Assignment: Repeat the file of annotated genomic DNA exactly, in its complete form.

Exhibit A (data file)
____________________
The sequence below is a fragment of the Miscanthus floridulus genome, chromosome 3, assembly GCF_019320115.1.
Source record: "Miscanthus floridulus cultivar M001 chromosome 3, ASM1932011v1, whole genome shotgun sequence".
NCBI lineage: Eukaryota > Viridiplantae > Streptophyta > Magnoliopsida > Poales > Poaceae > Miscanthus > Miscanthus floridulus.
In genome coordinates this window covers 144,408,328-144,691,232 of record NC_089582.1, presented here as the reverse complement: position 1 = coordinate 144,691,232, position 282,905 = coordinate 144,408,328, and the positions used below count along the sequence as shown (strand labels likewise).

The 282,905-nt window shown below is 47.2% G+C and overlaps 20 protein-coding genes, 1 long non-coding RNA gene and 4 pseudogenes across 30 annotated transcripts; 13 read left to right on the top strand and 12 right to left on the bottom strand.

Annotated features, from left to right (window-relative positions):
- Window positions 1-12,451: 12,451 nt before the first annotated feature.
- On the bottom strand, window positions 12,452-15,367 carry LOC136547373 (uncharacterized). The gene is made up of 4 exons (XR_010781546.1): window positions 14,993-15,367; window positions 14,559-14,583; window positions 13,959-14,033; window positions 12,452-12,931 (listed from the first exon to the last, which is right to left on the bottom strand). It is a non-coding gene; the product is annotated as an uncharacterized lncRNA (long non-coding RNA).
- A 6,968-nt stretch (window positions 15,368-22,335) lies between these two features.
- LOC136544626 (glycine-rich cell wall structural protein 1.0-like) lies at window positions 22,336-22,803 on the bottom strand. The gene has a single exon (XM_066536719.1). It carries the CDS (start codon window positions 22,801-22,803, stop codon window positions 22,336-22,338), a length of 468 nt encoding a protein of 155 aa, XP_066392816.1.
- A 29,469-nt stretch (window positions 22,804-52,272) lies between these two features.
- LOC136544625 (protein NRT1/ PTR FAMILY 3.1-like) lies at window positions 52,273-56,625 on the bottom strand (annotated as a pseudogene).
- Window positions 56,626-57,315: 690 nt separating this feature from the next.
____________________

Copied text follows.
The sequence below is a fragment of the Miscanthus floridulus genome, chromosome 3, assembly GCF_019320115.1.
Source record: "Miscanthus floridulus cultivar M001 chromosome 3, ASM1932011v1, whole genome shotgun sequence".
NCBI lineage: Eukaryota > Viridiplantae > Streptophyta > Magnoliopsida > Poales > Poaceae > Miscanthus > Miscanthus floridulus.
In genome coordinates this window covers 144,408,328-144,691,232 of record NC_089582.1, presented here as the reverse complement: position 1 = coordinate 144,691,232, position 282,905 = coordinate 144,408,328, and the positions used below count along the sequence as shown (strand labels likewise).

The 282,905-nt window shown below is 47.2% G+C and overlaps 20 protein-coding genes, 1 long non-coding RNA gene and 4 pseudogenes across 30 annotated transcripts; 13 read left to right on the top strand and 12 right to left on the bottom strand.

Annotated features, from left to right (window-relative positions):
- Window positions 1-12,451: 12,451 nt before the first annotated feature.
- On the bottom strand, window positions 12,452-15,367 carry LOC136547373 (uncharacterized). The gene is made up of 4 exons (XR_010781546.1): window positions 14,993-15,367; window positions 14,559-14,583; window positions 13,959-14,033; window positions 12,452-12,931 (listed from the first exon to the last, which is right to left on the bottom strand). It is a non-coding gene; the product is annotated as an uncharacterized lncRNA (long non-coding RNA).
- A 6,968-nt stretch (window positions 15,368-22,335) lies between these two features.
- LOC136544626 (glycine-rich cell wall structural protein 1.0-like) lies at window positions 22,336-22,803 on the bottom strand. The gene has a single exon (XM_066536719.1). It carries the CDS (start codon window positions 22,801-22,803, stop codon window positions 22,336-22,338), a length of 468 nt encoding a protein of 155 aa, XP_066392816.1.
- A 29,469-nt stretch (window positions 22,804-52,272) lies between these two features.
- LOC136544625 (protein NRT1/ PTR FAMILY 3.1-like) lies at window positions 52,273-56,625 on the bottom strand (annotated as a pseudogene).
- Window positions 56,626-57,315: 690 nt separating this feature from the next.